I've been slogging through a new draft and got the bright idea that I just might need some feedback (duh!), so asked if I could join a critique group that meets here in SB and in Solvang. My first meeting with the group was last night. What a talented bunch of writers--excellent critiquers, too. I can really be lazy about writing. Now that I know I need to produce something every two weeks, I'm hoping to change my ways! We'll see. . .
My writing group has a rule about rejections: you get three days for bitching, kvetching, throwing things--whatever your standard practice is --then you just need to shut up about it and move on. I've already broken the rule, stretching my kvetching to a week and I don't see stopping anywhere in the near future. My inner brat is acting up. Think I'll just go for a walk. It's a gorgeous day. Anybody have a great trick for dealing with rejection??
BTW, this morning I reread the opening chapter of Blister by Susan Shreve, one of my all time favorite MG's. At the SCBWI/LA retreat last week, I talked about the literal place from which a story is being told. This one opens with Blister sitting in a tree. Perfect.
Okay, so it's been four months since I last posted. Instead of whipping myself, I'm writing. I'm so in envy of those of you who can just sit down and compose something "camera ready" for the Internet. Or so your posts look to me. Do you really find it as easy as it looks? Because I don't. I feel naked and speechless out here. Words don't come to me as they do (most of the time) when I'm writing fiction. I feel like a clogged drain. Glug.
On the other hand (isn't there always another one?) I had a great time speaking at the SCBWI/LA retreat in Encino last weekend. My mission --chosen for me --was to talk about character. I was daunted at first. What's left to say about character?? But the reception was great, so I apparently said something worth listening to.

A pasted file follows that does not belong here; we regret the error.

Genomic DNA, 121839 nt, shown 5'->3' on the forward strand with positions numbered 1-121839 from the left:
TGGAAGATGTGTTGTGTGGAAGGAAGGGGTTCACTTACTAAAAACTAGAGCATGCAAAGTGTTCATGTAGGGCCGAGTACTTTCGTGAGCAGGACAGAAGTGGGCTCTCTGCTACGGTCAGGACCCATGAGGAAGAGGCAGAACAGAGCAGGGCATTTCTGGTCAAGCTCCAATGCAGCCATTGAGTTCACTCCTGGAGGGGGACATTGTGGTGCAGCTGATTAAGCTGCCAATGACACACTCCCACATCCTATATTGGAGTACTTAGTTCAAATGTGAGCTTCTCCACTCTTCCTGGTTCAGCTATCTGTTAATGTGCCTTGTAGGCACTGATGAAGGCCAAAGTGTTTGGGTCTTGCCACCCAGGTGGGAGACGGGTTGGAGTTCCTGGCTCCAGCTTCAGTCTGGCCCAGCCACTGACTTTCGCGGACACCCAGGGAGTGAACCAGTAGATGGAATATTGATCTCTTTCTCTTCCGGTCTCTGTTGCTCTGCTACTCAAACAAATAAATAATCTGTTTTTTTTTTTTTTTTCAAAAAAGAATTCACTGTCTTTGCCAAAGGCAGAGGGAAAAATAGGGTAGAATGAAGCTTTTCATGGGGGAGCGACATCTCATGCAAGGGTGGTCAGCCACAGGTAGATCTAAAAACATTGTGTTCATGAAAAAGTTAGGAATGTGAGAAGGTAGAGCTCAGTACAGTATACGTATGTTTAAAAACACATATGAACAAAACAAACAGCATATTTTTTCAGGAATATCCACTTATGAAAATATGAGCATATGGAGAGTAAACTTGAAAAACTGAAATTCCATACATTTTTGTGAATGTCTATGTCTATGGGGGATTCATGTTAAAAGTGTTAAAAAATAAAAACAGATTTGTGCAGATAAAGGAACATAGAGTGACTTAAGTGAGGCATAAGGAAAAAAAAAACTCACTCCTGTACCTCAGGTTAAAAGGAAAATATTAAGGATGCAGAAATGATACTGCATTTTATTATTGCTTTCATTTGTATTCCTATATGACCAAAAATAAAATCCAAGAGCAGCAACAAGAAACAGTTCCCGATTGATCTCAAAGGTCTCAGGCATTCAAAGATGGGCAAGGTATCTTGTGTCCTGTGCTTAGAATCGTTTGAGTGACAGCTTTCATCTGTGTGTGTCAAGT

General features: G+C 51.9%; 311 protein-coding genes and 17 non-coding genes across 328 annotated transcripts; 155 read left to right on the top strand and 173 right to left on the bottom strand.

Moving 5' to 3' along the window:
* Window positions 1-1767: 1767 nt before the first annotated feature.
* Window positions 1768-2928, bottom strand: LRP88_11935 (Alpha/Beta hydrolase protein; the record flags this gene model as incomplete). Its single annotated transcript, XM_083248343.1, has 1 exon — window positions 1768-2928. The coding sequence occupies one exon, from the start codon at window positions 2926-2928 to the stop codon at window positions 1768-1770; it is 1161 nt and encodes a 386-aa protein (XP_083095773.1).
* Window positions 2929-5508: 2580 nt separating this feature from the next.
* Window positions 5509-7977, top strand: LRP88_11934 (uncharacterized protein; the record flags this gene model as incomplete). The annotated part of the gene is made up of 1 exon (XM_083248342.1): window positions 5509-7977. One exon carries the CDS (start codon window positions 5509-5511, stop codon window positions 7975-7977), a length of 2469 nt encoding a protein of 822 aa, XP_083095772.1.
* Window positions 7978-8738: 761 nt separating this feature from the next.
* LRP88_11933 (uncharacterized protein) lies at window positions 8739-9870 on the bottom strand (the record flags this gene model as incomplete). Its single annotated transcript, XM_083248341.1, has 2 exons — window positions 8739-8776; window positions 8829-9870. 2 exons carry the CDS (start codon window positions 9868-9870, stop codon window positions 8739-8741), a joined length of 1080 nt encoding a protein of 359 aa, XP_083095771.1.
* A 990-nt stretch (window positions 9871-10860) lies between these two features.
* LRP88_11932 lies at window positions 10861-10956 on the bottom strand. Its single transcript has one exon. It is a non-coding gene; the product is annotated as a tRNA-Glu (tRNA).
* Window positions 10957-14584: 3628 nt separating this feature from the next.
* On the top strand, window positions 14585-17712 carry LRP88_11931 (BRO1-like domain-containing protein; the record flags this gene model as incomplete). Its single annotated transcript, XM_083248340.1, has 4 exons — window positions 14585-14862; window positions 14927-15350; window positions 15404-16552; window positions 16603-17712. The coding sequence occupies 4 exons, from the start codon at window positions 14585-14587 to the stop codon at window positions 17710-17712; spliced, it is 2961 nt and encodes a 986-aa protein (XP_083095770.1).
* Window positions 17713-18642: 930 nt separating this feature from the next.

So why all the trouble with this blog?
I AM getting back into the blogwater though, so don't give up on me. I'm still learning to swim.
“Hold on to the heart of what first makes you want to tell a story—that seed of inspiration, that character that haunts you, the moments you long to crystallize and bring to life. My goal is to couple that holding on with a practice of staying loose and softened and humble—remembering that the task is about questions, not answers.”
Is a writer someone who does not write every day? Or even every week? (GASP) Then I am not a writer. A "spurt writer", I call myself. I write when the mood strikes or an idea keeps biting my ankle and won't let go, or sometimes when I'm just plain ashamed of myself for being so lazy. Despite all this I've somehow managed to write a dozen MG and YA novels (thirteen counting my adult novel, Call It A Gift.) Spurt writers can blitz when they want to, or need to--meeting a deadline for revision, for example. I love writing. I'm never more alive than when I'm caught up in a character's life, going places I haven't been or didn't know I was going. I've just finished The Last Best Days Of Summer which will debut in the Spring of 2010, another Frances Foster/Farrar, Straus & Giroux book. Frances has been my editor since 1998 and I hope she always will be. She's simply amazing.